Stuart-Bennett Duel

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THE STUART-BENNETT DUEL.

 

THE FIRST DUEL FOUGHT IN ILLINOIS, AT BELLEVILLE,

IN ST. CLAIR COUNTY, ON FEBRUARY 8, 1819.

 

By James Affleck, a citizen of Belleville at the time of its occurrence.

 

The origin of the quarrel between the two men was a very trivial matter, growing out of Bennett's horse trespassing on Stuart's cornfield. The horse was a "breachy" animal, and repeatedly broke into Stuart's cornfield, which greatly enraged the latter, and he told Bennett if he didn't keep his horse out of his field he would shoot the horse. This threat was disregarded by Bennett, and the horse continued to break into the field, until one day Stuart carried his threat into execution-that is, he induced his hired man to shoot the horse with a gun loaded with powder and coarse salt, which he did, and the animal ran home bleeding and smarting with pain. Bennett became greatly enraged over the shooting of his horse, though the wound was but slight, and when he learned that Stuart was responsible for the shooting he was disposed to seek revenge. The animal was a great favorite with Bennett and the more he thought of how it had been treated the more his anger grew. While in this frame of mind he met with Jacob Short and Nathaniel Fike, a pair of young Bacchanalians, who made their haunt, and hibernated, at Tannehill's tavern, which then occupied the southwest corner of the public square on Main street, the site of the present National Hotel.

Short and Fike, thinking to have some sport out of the affair, advised Bennett to seek satisfaction from Stuart by challenging him to mortal combat. They told him that Stuart had grieviously injured and insulted him, and that the only proper course for him to pursue was to challenge him to fight a duel. Bennett really assented to this, and the challenge was sent. In the meantime Short and Fike saw Stuart and told him of their plan to have some sport out of Bennett, and they at once arranged for a sham duel. Short and Fike, who were to act as seconds, promised Stuart that the guns should be loaded with powder only. Although Stuart understood that it was to be a sham duel, and was only intended to enliven the monotony of life in the then small village, Bennett did not so understand it, and with him it was to be no mockery, as the sequel proved.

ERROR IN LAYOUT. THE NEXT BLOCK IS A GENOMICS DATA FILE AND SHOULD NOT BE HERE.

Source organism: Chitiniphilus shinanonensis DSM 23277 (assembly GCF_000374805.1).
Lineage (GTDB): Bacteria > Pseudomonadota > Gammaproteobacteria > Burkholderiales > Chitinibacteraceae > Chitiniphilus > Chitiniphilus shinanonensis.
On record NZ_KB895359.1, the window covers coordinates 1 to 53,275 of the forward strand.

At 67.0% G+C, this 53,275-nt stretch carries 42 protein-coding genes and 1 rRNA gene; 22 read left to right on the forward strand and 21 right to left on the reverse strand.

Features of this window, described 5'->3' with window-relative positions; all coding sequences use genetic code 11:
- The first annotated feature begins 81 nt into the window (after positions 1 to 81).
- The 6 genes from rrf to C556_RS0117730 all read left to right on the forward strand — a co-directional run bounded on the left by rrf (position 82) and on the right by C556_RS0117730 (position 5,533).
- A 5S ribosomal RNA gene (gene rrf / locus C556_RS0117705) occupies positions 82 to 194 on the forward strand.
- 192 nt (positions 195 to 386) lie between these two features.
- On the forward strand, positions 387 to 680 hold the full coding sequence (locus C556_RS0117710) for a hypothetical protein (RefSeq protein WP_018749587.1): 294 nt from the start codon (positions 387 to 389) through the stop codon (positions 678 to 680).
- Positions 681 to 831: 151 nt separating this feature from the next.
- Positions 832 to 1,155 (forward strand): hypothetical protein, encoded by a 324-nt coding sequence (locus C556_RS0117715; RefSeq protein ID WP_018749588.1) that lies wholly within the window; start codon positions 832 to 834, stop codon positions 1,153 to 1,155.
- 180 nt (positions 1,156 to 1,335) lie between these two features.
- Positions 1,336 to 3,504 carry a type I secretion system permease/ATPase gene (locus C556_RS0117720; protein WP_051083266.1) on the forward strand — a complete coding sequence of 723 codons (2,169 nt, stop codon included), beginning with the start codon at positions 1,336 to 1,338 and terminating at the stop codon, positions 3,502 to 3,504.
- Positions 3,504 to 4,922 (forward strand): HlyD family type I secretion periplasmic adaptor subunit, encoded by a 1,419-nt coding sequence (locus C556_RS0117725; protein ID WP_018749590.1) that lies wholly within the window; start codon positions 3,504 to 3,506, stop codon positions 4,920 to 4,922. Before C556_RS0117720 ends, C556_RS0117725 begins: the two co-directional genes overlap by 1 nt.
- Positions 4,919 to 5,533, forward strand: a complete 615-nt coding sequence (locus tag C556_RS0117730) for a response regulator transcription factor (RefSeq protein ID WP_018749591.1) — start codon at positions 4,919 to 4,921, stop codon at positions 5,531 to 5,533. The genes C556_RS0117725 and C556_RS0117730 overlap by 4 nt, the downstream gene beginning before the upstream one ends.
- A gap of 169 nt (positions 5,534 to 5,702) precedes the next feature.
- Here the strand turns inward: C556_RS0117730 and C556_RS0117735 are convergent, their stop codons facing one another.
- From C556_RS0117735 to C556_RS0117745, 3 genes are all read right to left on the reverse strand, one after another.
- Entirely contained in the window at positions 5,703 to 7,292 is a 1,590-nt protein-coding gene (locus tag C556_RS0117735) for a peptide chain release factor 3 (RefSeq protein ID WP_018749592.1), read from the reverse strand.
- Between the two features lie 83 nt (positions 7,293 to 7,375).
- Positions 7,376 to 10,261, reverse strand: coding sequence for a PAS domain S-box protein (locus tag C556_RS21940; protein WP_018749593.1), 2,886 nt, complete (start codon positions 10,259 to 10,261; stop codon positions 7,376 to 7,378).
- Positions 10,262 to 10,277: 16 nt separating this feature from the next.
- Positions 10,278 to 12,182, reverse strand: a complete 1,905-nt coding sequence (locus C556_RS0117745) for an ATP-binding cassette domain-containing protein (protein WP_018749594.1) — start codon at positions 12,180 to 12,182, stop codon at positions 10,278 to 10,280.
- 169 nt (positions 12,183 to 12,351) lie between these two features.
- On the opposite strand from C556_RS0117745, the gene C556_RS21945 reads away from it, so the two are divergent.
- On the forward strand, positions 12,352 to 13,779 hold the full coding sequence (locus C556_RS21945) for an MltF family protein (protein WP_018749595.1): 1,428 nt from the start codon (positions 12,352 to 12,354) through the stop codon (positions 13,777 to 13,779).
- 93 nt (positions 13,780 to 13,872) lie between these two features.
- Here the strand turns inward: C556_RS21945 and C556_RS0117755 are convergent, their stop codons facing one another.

The arrangements for the duel were made in the court house, where the parties all met. The court house was then located on the southwest corner of Main and Illinois streets, in front of James Tannehill's tavern, with whom the writer was then living and continued to live for eight or nine years thereafter. The young men of the town teased and plagued Bennett a good deal about the proposed duel by telling him that he would take the "Duck ague" and couldn't shoot with accuracy; and Bennett, to show them that he was a sure shot, loaded his rifle and shot the head off a chicken that was in the yard close by.